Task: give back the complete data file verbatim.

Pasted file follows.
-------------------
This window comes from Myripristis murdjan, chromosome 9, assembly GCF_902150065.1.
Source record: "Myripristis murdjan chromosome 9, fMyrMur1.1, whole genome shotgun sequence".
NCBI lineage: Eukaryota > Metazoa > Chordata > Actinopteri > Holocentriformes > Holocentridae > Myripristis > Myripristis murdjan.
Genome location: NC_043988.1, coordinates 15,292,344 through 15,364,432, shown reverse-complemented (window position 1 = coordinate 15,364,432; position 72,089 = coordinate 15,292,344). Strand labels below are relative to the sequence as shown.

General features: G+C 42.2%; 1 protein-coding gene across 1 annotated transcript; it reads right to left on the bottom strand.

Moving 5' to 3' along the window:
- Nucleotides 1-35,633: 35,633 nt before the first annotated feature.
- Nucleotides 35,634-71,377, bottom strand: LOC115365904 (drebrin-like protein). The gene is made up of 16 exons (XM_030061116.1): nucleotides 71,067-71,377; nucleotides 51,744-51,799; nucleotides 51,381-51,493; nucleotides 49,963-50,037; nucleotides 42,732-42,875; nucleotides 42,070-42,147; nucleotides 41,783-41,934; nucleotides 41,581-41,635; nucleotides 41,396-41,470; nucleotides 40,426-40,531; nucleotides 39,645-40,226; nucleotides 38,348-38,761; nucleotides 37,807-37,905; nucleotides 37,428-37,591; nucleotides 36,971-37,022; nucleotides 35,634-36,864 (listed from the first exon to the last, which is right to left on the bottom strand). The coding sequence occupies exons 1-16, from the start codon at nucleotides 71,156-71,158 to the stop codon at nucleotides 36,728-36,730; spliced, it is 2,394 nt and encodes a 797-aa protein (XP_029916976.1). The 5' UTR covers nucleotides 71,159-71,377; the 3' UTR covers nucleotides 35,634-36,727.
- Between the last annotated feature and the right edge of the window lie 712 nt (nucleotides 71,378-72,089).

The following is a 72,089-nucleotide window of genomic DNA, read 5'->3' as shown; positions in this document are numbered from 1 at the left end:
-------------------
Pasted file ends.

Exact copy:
This window comes from Myripristis murdjan, chromosome 9, assembly GCF_902150065.1.
Source record: "Myripristis murdjan chromosome 9, fMyrMur1.1, whole genome shotgun sequence".
NCBI lineage: Eukaryota > Metazoa > Chordata > Actinopteri > Holocentriformes > Holocentridae > Myripristis > Myripristis murdjan.
Genome location: NC_043988.1, coordinates 15,292,344 through 15,364,432, shown reverse-complemented (window position 1 = coordinate 15,364,432; position 72,089 = coordinate 15,292,344). Strand labels below are relative to the sequence as shown.

General features: G+C 42.2%; 1 protein-coding gene across 1 annotated transcript; it reads right to left on the bottom strand.

Moving 5' to 3' along the window:
- Nucleotides 1-35,633: 35,633 nt before the first annotated feature.
- Nucleotides 35,634-71,377, bottom strand: LOC115365904 (drebrin-like protein). The gene is made up of 16 exons (XM_030061116.1): nucleotides 71,067-71,377; nucleotides 51,744-51,799; nucleotides 51,381-51,493; nucleotides 49,963-50,037; nucleotides 42,732-42,875; nucleotides 42,070-42,147; nucleotides 41,783-41,934; nucleotides 41,581-41,635; nucleotides 41,396-41,470; nucleotides 40,426-40,531; nucleotides 39,645-40,226; nucleotides 38,348-38,761; nucleotides 37,807-37,905; nucleotides 37,428-37,591; nucleotides 36,971-37,022; nucleotides 35,634-36,864 (listed from the first exon to the last, which is right to left on the bottom strand). The coding sequence occupies exons 1-16, from the start codon at nucleotides 71,156-71,158 to the stop codon at nucleotides 36,728-36,730; spliced, it is 2,394 nt and encodes a 797-aa protein (XP_029916976.1). The 5' UTR covers nucleotides 71,159-71,377; the 3' UTR covers nucleotides 35,634-36,727.
- Between the last annotated feature and the right edge of the window lie 712 nt (nucleotides 71,378-72,089).

The following is a 72,089-nucleotide window of genomic DNA, read 5'->3' as shown; positions in this document are numbered from 1 at the left end: